In sum, we believe that our reading of § 7, while not free from doubt, gives the proper meaning to the language of that section, is supported by its legislative history, and is consistent with the law governing at the time of its passage. It is also in accord with the general congressional purpose behind the enactment of DOHSA. As we have previously recognized, Congress acted in 1920 to remedy "[t]he void that existed in maritime law up until 1920[:] the absence of any remedy for wrongful death on the high seas," and to achieve uniformity in the provision of such a remedy. Moragne v. States Marine Lines, Inc., 398 U.S., at 398, 401. See also supra, at 214-215. To read § 7 as intended to preserve intact largely nonexistent or ineffective state law remedies for wrongful death on the high seas would, of course, be incongruous. Just as incongruous is the idea that a Congress seeking uniformity in maritime law would intend to allow widely divergent state law wrongful death statutes to be applied on the high seas. See, e. g., Putnam, The Remedy for Death at Sea, 22 Case Com., at 125-127 (use of state wrongful death statutes "leaves the courts obliged to struggle with state statutes quite divergent in their terms, so that the resulting congeries of modes of remedy on navigable waters show a striking intricacy, leading to marked inefficiency"). See also Mobil Oil Corp. v. Higginbotham, 436 U.S., at 625 ("Congress did not limit DOHSA beneficiaries to recovery of their pecuniary losses in order to encourage the creation of nonpecuniary supplements," citing as authority Wilson v. Transocean Airlines, supra (§ 7 does not preserve the operation of state wrongful death statutes on the high seas)). Indeed, it is hardly conceivable that Congress could have intended that these diverse state statutes could be applied to remedy maritime torts occurring the world over. A majority of courts and commentators that have addressed this issue in the 66 years since the passage of DOHSA have rejected such an illogical interpretation of § 7's intended effect. Many courts and commentators have adopted our construction of § 7 as the only means by which the statutory scheme can be read coherently. See, e. g., Safir v. Compagnie Generale Transatlantique, 241 F. Supp., at 501; Ledet v. United Aircraft Corp., 10 N.Y.2d 258, 176 N.E.2d 820 (1961); ALI Study § 1316(b), at 236-237. Cf. Moragne v. States Marine Lines, Inc., supra, at 400, n. 14 (§ 1 of DOHSA does not place exclusive jurisdiction on the admiralty side of the federal courts for suits under the Act); Rairigh v. Erlbeck, 488 F. Supp. 865 (Md. 1980).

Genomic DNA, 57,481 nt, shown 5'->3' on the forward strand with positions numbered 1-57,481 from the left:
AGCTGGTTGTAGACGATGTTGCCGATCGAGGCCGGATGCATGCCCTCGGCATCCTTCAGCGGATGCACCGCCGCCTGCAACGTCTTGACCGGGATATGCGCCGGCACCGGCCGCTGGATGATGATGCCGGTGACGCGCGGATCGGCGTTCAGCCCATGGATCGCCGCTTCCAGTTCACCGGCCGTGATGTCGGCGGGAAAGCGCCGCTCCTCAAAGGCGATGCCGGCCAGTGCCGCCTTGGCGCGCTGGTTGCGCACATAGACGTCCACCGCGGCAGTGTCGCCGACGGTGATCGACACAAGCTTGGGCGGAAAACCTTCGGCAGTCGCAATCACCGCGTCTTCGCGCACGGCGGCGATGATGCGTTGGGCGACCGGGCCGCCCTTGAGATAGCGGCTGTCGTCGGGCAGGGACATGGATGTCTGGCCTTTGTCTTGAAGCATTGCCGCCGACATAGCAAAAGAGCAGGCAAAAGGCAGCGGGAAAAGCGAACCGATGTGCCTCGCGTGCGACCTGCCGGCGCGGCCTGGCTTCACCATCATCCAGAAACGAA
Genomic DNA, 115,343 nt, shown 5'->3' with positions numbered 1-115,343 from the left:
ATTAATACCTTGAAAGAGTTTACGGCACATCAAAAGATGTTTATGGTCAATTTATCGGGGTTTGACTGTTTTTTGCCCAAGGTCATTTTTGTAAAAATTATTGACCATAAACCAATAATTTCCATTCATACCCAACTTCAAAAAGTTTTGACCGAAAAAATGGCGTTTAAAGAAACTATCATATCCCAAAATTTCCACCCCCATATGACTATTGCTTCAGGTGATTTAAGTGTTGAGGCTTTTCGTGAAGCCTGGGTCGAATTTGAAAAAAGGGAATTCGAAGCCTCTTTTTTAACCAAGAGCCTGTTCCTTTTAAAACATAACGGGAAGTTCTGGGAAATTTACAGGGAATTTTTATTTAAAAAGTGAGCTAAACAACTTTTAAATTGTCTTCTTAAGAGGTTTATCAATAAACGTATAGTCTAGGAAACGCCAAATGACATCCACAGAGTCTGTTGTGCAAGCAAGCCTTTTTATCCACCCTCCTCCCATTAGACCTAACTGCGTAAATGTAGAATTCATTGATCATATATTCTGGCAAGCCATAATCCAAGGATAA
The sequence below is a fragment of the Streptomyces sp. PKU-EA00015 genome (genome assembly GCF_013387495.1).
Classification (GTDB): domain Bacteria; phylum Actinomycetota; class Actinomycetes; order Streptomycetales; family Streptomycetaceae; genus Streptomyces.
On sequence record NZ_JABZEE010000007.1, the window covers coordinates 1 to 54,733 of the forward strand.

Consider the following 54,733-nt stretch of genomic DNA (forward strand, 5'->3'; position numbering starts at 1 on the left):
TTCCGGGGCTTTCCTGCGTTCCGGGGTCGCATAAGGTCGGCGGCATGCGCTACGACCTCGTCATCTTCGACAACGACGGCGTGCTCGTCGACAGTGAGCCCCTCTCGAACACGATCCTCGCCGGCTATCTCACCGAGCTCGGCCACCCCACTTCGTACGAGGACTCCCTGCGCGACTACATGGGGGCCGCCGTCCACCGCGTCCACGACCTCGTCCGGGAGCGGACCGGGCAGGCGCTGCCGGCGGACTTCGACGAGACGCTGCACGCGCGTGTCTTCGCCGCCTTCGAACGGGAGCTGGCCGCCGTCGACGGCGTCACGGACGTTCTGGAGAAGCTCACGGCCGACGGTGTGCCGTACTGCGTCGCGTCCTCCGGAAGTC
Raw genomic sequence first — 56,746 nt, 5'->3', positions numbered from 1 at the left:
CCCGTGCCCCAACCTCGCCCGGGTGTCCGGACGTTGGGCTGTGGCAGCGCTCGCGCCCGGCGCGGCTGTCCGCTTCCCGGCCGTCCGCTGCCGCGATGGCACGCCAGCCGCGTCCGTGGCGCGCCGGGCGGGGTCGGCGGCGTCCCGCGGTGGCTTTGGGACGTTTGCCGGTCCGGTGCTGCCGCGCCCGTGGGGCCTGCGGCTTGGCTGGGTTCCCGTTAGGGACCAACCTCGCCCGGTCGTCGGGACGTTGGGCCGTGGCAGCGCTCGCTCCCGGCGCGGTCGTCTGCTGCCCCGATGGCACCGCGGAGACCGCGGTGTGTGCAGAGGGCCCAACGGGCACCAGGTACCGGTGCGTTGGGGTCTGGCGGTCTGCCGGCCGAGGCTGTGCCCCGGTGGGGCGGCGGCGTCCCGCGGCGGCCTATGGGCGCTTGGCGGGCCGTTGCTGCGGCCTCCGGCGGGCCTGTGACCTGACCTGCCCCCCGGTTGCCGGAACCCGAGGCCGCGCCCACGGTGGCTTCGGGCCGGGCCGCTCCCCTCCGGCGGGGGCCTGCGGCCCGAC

See, e. g., Jennings v. Goodyear Aircraft Corp., 227 F. Supp. 246, 248 (Del. 1964); Wilson v. Transocean Airlines, 121 F. Supp. 85, 99 (ND Cal. 1954); Echavarria v. Atlantic Caribbean Steam Nav. Co., 10 F. Supp. 677, 678 (EDNY 1935); Robinson, Wrongful Death in Admiralty and the Conflict of Laws, 36 Colum. L. Rev. 406, 410, n. 19 (1936); Magruder Grout, Wrongful Death within the Admiralty Jurisdiction, 35 Yale L. J. 395, 416, 422-423 (1926). See also, e. g., Nygaard v. Peter Pan Seafoods, Inc., 701 F.2d 77 (CA9 1983) (finding state statutes pre-empted by exclusive DOHSA remedy); Barbe v. Drummond, 507 F.2d, at 801, n. 10; Dugas v. National Aircraft Corp., 438 F.2d, at 1388; Lockwood v. Astronautics Flying Club, Inc., 437 F.2d 437, 438 (CA5 1971); Middleton v. Luckenbach S.S. Co., 70 F.2d 326, 329 (CA2 1934); G. Gilmore C. Black, Law of Admiralty 364 (2d ed. 1975); D. Robertson, Admiralty and Federalism 224 (1970); 1 E. Benedict, Law of Admiralty §§ 143, 148, pp. 385-386, 394, and n. 57 (6th ed. 1940); Day, Maritime Wrongful Death and Survival Recovery: The Need for Legislative Reform, 64 Colum. L. Rev. 648, 651 (1964); Hughes, Death Actions in Admiralty, 31 Yale L. J. 115, 122-123 (1921); Note, Maritime Wrongful Death After Moragne: The Seaman's Legal Lifeboat, 59 Geo. L. J. 1411, 1417 (1971); Note, The Tangled Seine: A Survey of Maritime Personal Injury Remedies, 57 Yale L. J. 243 (1947). Cf. Sea-Land Services, Inc. v. Gaudet, 414 U.S. 573, 588, and n. 22(1974) (discussing availability of certain elements of damages on territorial waters under federal maritime law on the clear assumption that state damages remedies not available on high seas). But see Alexander v. United Technologies Corp., 548 F. Supp. 139, 142-143 (Conn. 1982); In re Complaint of Exxon Corp., 548 F. Supp. 977, 978 (SDNY 1982).